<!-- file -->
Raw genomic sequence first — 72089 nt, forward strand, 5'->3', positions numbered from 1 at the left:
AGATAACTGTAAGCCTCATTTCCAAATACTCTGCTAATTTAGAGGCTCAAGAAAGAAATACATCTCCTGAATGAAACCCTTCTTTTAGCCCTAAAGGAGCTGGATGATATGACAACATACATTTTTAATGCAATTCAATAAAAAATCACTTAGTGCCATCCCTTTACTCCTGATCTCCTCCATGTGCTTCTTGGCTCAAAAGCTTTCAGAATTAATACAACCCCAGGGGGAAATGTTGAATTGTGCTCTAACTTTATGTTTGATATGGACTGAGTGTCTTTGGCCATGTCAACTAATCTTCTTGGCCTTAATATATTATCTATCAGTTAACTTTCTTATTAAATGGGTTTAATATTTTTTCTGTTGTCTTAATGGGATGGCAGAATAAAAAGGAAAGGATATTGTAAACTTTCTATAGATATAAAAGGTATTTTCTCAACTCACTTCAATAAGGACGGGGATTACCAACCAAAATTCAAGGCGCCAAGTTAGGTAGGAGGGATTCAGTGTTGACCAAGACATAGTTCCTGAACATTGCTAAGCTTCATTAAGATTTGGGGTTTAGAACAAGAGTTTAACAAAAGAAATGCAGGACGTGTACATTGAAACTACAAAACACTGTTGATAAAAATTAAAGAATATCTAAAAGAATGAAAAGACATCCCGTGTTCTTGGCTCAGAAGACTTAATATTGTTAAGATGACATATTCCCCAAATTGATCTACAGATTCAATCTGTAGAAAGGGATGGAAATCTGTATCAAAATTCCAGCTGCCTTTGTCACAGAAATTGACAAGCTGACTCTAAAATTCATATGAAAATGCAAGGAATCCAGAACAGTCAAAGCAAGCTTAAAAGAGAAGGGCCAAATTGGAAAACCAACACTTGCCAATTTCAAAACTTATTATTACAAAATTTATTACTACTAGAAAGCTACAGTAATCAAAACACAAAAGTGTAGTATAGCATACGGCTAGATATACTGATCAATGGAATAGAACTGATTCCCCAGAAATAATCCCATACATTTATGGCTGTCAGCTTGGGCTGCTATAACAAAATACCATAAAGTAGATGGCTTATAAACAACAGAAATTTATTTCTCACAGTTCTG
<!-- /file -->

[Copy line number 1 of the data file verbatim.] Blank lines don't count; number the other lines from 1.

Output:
Raw genomic sequence first — 72089 nt, forward strand, 5'->3', positions numbered from 1 at the left: